This is a special story on the issue of women and homelessness in Denver, a growing problem in recent years. Samaritan House Women's Shelter is one of Denver's leading advocates for helping women out of homelessness.
The housing market is booming. Bad neighborhoods are becoming gentrified, cranes tower over downtown, and trendy restaurants are popping up on street corners. This is the state of Denver in 2017. But take a closer look—not everyone is benefiting from these changes.
Just ask Amena Ahmad, the emergency services manager at Samaritan House in downtown Denver, who oversees services for single homeless women. The Samaritan House Women’s Shelter provides vulnerable women with emergency shelter and hot meals.
“We’ve grown as a city, and the homeless population has exponentially increased in the last five years,” she said. “From November of 2014, our first day, we had 13 women. We average now between 180 and 200 women per night.”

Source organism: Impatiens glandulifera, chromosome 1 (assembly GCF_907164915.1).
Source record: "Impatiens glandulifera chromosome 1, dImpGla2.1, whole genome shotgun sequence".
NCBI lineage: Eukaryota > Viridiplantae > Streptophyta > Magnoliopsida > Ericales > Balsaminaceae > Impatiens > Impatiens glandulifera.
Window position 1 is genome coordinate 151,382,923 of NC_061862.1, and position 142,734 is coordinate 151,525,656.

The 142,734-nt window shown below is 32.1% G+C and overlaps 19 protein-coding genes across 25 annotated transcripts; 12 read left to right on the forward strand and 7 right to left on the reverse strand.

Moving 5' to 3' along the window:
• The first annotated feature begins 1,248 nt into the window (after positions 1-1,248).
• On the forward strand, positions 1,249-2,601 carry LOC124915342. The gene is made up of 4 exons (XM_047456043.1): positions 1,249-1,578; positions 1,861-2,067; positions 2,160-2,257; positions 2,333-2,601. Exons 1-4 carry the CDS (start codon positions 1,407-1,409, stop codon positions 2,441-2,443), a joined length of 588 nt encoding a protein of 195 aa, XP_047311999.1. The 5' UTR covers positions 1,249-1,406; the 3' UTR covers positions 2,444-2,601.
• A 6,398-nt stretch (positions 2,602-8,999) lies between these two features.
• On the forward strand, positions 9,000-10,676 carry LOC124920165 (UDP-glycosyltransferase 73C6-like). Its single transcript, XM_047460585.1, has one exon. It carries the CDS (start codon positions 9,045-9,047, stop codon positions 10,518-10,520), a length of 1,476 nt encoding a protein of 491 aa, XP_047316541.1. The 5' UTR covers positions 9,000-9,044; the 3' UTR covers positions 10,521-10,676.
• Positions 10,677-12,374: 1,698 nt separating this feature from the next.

Though the reasons for the increase are not clear cut, Ahmad points to the rising cost of housing in the Denver metro area as a major contributor.
“Our housing market has gotten so out of control that a lot of public housing options have disappeared for our clients. These clients have an uphill battle when it comes to housing,” she said.
This, along with mental illness, addiction, and broken relationships are the main reasons women fall into homelessness, according to Ahmad.
Samaritan House Women’s Shelter is the main source of emergency shelter for homeless women in Denver, according to Geoff Bennett, who oversaw Shelters and Community Outreach for Catholic Charities in Denver for the past ten years. Bennett is now the Vice President of Parish and Community Relations for Catholic Charities.
“Right now we have about 90 percent plus of the overnight emergency shelter beds for women,” he said.
Emergency shelter beds are crucial for women, keeping them safe at night instead of left as victims of the street. Often without families or friends to watch for their safety, women face serious danger.
Local homeless women in Denver explain their vulnerability and the importance of safe shelter.